The wedding was a huge event, described as a wedding of “American royalty” with Tricia’s father holding office. The cake was made with 400 egg whites and of course the guest list included D.C.’s elite. After marrying, the couple moved to the suburbs of New York and live a relatively quiet life with their son.
Amy Carter Refused To Let Her Father Give Her Away
Former President Jimmy Carter's daughter Amy married James Wentzel in a relatively no-fuss ceremony held in Plains, Georgia, in 1996.
Amy, who grew up in the White House, didn't let the fact that her dad was a former president influence her wedding plans. She bucked tradition and didn't let her father give her away, saying that she "belonged to no one". She also kept her own name.
Dorothy Bush Was The First Presidential Daughter To Be Married At Camp David
Dorothy Walker Bush, daughter of President George H.W. Bush and the sister of President George W. Bush, was the first presidential daughter to be married at Camp David. The wedding, to Robert Koch, took place in 1992.
Camp David is the ultra-private presidential retreat located in the woods of Catoctin Mountain Park, Maryland. President Franklin D. Roosevelt turned the former military camp to a presidential retreat in 1942. The facility is named after Dwight David "Ike" Eisenhower.
Alice Lee Roosevelt’s Marriage Was Rocky
Alice Lee Roosevelt, the eldest daughter of President Theodore Roosevelt, was a wild child. She was once quoted saying, “If you haven’t got anything good to say about anybody, come sit next to me.”
In 1906 she married Republican Congressman Nicholas Longworth in a White House wedding. He was 14 years older than she, and Alice wasn’t ready to settle down. She was caught having an affair with a Senator, which resulted in a daughter between the two. Longworth had a reputation for being a playboy, and the two ended up having a very unstable marriage.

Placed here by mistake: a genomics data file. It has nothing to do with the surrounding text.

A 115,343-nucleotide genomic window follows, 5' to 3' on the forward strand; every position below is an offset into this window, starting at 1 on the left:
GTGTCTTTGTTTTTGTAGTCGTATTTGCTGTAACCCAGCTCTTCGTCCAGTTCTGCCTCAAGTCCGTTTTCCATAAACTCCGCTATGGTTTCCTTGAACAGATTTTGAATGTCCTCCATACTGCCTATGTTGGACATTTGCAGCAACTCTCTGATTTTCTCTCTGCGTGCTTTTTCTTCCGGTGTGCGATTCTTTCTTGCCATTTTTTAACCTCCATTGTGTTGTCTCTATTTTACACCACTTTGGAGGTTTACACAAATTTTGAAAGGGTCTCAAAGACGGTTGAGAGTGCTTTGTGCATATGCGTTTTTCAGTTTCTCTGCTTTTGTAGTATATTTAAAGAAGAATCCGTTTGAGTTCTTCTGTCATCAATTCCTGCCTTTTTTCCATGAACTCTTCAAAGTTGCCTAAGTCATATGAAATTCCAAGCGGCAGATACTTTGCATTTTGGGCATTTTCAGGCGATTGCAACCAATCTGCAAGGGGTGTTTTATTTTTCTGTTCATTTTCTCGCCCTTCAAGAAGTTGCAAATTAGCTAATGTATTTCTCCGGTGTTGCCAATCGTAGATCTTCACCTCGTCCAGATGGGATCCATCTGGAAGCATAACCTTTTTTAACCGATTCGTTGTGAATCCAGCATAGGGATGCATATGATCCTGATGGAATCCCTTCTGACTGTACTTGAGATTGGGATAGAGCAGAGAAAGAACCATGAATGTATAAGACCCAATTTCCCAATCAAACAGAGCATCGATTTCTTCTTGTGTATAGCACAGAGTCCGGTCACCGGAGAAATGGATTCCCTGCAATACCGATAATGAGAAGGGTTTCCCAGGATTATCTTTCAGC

George Washington Gave Away His Step-Granddaughter
When Eleanor “Nelly” Curtis was married in 1799, her Step-Grandfather, President George Washington, gave her away. She married a nephew of Washington’s by the name of Lawrence Lewis. The wedding was a huge event, and even had a song created in its honor, named, “Nellie Grant’s Wedding March.”
After they were married, the couple lived near Mount Vernon at Woodlawn, adjacent to Washington’s Mount Vernon estate.
Jackie Kennedy, The First Lady Of Fashion
Jacqueline "Jackie" Kennedy changed fashion as we know it. Instead of opting for detailed, lace-and-crystal clothes, she wore simple, streamlined gowns. Her inaugural ball dress is no exception. It was an off-white chiffon dress with no sleeves and a silk top.
Designer Ethel Frankau added a twist: a cape. The cape matched the dress and was tied in the front. Like the gown, it included pearl beading. Jackie and Frankau worked on sketches together to design all three of her inauguration dresses--yes, three! One before the inauguration, one during the ceremony, and one for the party.
Lady Bird Johnson's Dress Represented Hope
In 1965, Lyndon Johnson became the 36th president of the United States. His First Lady was Claudia "Lady Bird" Johnson. She requested designer John Moore for a yellow, satin gown for the inauguration. Lady Bird chose yellow because she saw it as the color of hope; the inauguration took place one year after Kennedy's assassination.
The understated dress had a high neckline and sleeves. Lady Bird wore long, white gloves that went over her elbows and a pearl necklace. Instead of a coat, she donned a brown fur shawl.